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Year : 2002  |  Volume : 15  |  Issue : 2  |  Page : 215-221

Why Health Educators Need Epidemiology

1 Department of Health Science, College of Health and Human Performance, Brigham Young University, Provo, UT, USA
2 Division of Epidemiology, Department of Family and Preventive Medicine, University of Utah College of Medicine, Salt Lake City, UT, USA

Correspondence Address:
Ray M Merrill
Department of Health Science, College of Health and Human Performance, Brigham Young University, 213 Richards Building, Provo, UT 84602
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Source of Support: None, Conflict of Interest: None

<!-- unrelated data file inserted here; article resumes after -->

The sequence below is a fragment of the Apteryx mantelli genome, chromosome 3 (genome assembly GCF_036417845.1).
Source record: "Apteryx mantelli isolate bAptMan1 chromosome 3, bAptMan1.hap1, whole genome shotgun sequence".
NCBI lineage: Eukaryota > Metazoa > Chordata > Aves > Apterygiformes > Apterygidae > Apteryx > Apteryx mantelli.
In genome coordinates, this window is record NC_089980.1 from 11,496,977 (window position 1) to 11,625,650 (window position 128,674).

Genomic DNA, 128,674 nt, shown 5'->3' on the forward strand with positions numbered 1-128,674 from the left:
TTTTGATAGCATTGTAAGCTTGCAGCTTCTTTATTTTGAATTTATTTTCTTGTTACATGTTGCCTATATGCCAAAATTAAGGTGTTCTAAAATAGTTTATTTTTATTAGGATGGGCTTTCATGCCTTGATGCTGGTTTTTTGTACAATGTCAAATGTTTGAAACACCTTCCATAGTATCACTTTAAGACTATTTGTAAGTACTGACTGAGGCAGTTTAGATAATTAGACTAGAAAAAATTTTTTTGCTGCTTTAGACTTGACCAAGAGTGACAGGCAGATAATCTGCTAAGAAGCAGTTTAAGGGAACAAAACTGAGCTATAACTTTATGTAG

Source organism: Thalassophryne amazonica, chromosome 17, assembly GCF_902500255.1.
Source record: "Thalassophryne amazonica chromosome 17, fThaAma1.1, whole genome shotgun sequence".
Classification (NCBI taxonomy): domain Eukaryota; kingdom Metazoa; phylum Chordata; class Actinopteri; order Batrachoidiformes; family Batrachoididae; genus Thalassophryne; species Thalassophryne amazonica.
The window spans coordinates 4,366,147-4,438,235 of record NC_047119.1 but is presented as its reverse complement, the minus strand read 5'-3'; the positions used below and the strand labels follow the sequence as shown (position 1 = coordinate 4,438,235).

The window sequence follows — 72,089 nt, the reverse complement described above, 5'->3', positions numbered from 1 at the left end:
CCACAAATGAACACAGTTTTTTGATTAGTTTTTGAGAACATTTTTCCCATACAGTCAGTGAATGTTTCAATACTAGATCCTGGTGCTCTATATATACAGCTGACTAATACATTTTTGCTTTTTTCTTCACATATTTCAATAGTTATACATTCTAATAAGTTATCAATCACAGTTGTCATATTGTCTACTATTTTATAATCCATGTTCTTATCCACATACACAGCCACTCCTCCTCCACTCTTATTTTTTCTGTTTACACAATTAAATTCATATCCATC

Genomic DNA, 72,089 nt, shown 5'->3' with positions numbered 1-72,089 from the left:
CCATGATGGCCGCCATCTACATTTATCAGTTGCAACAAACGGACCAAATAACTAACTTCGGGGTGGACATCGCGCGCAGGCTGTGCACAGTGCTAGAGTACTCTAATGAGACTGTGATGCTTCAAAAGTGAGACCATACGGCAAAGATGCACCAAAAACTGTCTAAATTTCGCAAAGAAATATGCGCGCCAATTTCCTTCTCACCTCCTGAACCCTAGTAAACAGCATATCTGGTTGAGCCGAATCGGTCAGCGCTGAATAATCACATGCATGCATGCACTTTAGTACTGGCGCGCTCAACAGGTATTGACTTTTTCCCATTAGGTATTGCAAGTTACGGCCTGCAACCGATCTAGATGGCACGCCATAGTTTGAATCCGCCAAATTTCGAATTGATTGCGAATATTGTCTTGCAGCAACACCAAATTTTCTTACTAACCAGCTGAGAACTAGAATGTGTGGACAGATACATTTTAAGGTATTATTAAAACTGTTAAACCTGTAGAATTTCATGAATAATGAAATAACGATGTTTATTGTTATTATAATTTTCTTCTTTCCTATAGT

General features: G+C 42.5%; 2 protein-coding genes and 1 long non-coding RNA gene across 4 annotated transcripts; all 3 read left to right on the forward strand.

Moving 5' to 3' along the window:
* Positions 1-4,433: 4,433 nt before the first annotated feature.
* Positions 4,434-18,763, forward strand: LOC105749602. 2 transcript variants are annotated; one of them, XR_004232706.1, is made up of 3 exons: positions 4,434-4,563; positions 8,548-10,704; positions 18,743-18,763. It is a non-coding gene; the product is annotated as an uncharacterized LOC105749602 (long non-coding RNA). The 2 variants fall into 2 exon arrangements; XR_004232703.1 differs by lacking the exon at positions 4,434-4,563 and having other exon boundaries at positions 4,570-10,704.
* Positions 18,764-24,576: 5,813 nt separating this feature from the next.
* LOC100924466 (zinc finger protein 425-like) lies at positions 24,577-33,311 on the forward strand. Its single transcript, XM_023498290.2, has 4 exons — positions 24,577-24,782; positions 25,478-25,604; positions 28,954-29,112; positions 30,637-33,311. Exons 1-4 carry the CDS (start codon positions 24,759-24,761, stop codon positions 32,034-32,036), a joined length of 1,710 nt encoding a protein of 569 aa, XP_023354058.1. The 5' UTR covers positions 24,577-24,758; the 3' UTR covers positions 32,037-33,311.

The aim of health education is to encourage health behaviors that promote a better quality of life and longer life expectancy. In the late 1960s, universities in the US began offering degree programs in health education. Most programs today require that at least one class be taken in epidemiology, where epidemiology involves the study of the distribution and determinants of disease frequency in human populations. In recent years, several competency areas have been set forth for health educators by the US National Commission for Health Education Credentialing. This paper speci.cally describes how training in epidemiology provides health educators with the ability to satisfy, in large part, these competency areas. The intent of this paper is to clarify to students and advisors of health education the rationale for requiring course work in epidemiology, as well as to emphasize that epidemiology is the cornerstone to all health education, whether conducted by physicians, nurses, or formally trained health educators.

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